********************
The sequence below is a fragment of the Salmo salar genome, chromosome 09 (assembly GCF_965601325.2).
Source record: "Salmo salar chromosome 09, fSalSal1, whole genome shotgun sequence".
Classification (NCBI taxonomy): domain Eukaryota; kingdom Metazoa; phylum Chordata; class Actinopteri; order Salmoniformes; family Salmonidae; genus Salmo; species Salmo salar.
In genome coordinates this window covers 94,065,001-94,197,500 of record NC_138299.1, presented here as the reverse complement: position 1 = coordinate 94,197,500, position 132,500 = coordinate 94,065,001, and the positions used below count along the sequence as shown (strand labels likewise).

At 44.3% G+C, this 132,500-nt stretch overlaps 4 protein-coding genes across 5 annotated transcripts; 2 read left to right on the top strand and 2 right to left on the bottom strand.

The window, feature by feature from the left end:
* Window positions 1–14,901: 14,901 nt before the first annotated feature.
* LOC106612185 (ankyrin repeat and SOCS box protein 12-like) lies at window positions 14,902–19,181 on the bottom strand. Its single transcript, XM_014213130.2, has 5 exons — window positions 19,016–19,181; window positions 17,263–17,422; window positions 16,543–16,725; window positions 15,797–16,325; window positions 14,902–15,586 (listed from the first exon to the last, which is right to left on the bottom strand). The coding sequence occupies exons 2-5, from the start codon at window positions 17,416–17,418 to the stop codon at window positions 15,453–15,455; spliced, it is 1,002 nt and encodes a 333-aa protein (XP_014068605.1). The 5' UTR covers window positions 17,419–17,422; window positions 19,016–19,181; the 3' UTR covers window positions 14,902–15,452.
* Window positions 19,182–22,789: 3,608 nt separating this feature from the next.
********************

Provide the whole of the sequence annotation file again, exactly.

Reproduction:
The sequence below is a fragment of the Salmo salar genome, chromosome 09 (assembly GCF_965601325.2).
Source record: "Salmo salar chromosome 09, fSalSal1, whole genome shotgun sequence".
Classification (NCBI taxonomy): domain Eukaryota; kingdom Metazoa; phylum Chordata; class Actinopteri; order Salmoniformes; family Salmonidae; genus Salmo; species Salmo salar.
In genome coordinates this window covers 94,065,001-94,197,500 of record NC_138299.1, presented here as the reverse complement: position 1 = coordinate 94,197,500, position 132,500 = coordinate 94,065,001, and the positions used below count along the sequence as shown (strand labels likewise).

At 44.3% G+C, this 132,500-nt stretch overlaps 4 protein-coding genes across 5 annotated transcripts; 2 read left to right on the top strand and 2 right to left on the bottom strand.

The window, feature by feature from the left end:
* Window positions 1–14,901: 14,901 nt before the first annotated feature.
* LOC106612185 (ankyrin repeat and SOCS box protein 12-like) lies at window positions 14,902–19,181 on the bottom strand. Its single transcript, XM_014213130.2, has 5 exons — window positions 19,016–19,181; window positions 17,263–17,422; window positions 16,543–16,725; window positions 15,797–16,325; window positions 14,902–15,586 (listed from the first exon to the last, which is right to left on the bottom strand). The coding sequence occupies exons 2-5, from the start codon at window positions 17,416–17,418 to the stop codon at window positions 15,453–15,455; spliced, it is 1,002 nt and encodes a 333-aa protein (XP_014068605.1). The 5' UTR covers window positions 17,419–17,422; window positions 19,016–19,181; the 3' UTR covers window positions 14,902–15,452.
* Window positions 19,182–22,789: 3,608 nt separating this feature from the next.